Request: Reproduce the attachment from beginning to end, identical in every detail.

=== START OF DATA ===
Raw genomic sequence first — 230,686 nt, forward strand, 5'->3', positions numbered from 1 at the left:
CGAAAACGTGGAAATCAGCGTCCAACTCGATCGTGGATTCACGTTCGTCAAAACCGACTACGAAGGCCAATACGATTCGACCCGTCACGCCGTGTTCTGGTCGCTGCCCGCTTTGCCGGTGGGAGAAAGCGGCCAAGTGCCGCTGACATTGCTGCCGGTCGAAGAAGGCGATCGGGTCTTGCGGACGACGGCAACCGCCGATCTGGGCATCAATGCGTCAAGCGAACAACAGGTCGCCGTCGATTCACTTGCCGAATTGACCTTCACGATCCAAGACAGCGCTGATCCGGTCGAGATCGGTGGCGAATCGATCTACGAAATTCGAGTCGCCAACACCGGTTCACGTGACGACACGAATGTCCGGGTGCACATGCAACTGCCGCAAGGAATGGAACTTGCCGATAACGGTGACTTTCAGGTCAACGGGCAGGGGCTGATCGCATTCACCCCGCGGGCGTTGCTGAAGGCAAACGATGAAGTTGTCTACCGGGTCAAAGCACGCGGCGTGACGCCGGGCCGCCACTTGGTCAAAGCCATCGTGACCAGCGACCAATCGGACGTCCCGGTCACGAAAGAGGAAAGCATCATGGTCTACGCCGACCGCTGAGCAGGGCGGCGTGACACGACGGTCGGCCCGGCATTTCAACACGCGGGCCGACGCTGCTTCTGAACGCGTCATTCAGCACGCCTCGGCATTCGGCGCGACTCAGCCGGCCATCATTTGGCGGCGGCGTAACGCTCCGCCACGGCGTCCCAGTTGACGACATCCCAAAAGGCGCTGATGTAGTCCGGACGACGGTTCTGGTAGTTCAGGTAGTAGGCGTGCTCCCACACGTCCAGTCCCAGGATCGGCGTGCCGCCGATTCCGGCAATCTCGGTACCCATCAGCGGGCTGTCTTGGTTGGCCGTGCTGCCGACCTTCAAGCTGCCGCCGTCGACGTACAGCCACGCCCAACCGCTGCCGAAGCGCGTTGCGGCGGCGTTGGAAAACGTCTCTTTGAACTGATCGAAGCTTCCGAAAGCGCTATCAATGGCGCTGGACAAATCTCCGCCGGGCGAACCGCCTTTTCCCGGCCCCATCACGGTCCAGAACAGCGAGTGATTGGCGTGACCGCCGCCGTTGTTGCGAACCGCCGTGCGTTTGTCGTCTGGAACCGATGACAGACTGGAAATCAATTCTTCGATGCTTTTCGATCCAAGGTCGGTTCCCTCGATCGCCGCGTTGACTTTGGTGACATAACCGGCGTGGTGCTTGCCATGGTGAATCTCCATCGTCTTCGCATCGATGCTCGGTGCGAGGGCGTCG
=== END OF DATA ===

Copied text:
Raw genomic sequence first — 230,686 nt, forward strand, 5'->3', positions numbered from 1 at the left:
CGAAAACGTGGAAATCAGCGTCCAACTCGATCGTGGATTCACGTTCGTCAAAACCGACTACGAAGGCCAATACGATTCGACCCGTCACGCCGTGTTCTGGTCGCTGCCCGCTTTGCCGGTGGGAGAAAGCGGCCAAGTGCCGCTGACATTGCTGCCGGTCGAAGAAGGCGATCGGGTCTTGCGGACGACGGCAACCGCCGATCTGGGCATCAATGCGTCAAGCGAACAACAGGTCGCCGTCGATTCACTTGCCGAATTGACCTTCACGATCCAAGACAGCGCTGATCCGGTCGAGATCGGTGGCGAATCGATCTACGAAATTCGAGTCGCCAACACCGGTTCACGTGACGACACGAATGTCCGGGTGCACATGCAACTGCCGCAAGGAATGGAACTTGCCGATAACGGTGACTTTCAGGTCAACGGGCAGGGGCTGATCGCATTCACCCCGCGGGCGTTGCTGAAGGCAAACGATGAAGTTGTCTACCGGGTCAAAGCACGCGGCGTGACGCCGGGCCGCCACTTGGTCAAAGCCATCGTGACCAGCGACCAATCGGACGTCCCGGTCACGAAAGAGGAAAGCATCATGGTCTACGCCGACCGCTGAGCAGGGCGGCGTGACACGACGGTCGGCCCGGCATTTCAACACGCGGGCCGACGCTGCTTCTGAACGCGTCATTCAGCACGCCTCGGCATTCGGCGCGACTCAGCCGGCCATCATTTGGCGGCGGCGTAACGCTCCGCCACGGCGTCCCAGTTGACGACATCCCAAAAGGCGCTGATGTAGTCCGGACGACGGTTCTGGTAGTTCAGGTAGTAGGCGTGCTCCCACACGTCCAGTCCCAGGATCGGCGTGCCGCCGATTCCGGCAATCTCGGTACCCATCAGCGGGCTGTCTTGGTTGGCCGTGCTGCCGACCTTCAAGCTGCCGCCGTCGACGTACAGCCACGCCCAACCGCTGCCGAAGCGCGTTGCGGCGGCGTTGGAAAACGTCTCTTTGAACTGATCGAAGCTTCCGAAAGCGCTATCAATGGCGCTGGACAAATCTCCGCCGGGCGAACCGCCTTTTCCCGGCCCCATCACGGTCCAGAACAGCGAGTGATTGGCGTGACCGCCGCCGTTGTTGCGAACCGCCGTGCGTTTGTCGTCTGGAACCGATGACAGACTGGAAATCAATTCTTCGATGCTTTTCGATCCAAGGTCGGTTCCCTCGATCGCCGCGTTGACTTTGGTGACATAACCGGCGTGGTGCTTGCCATGGTGAATCTCCATCGTCTTCGCATCGATGCTCGGTGCGAGGGCGTCG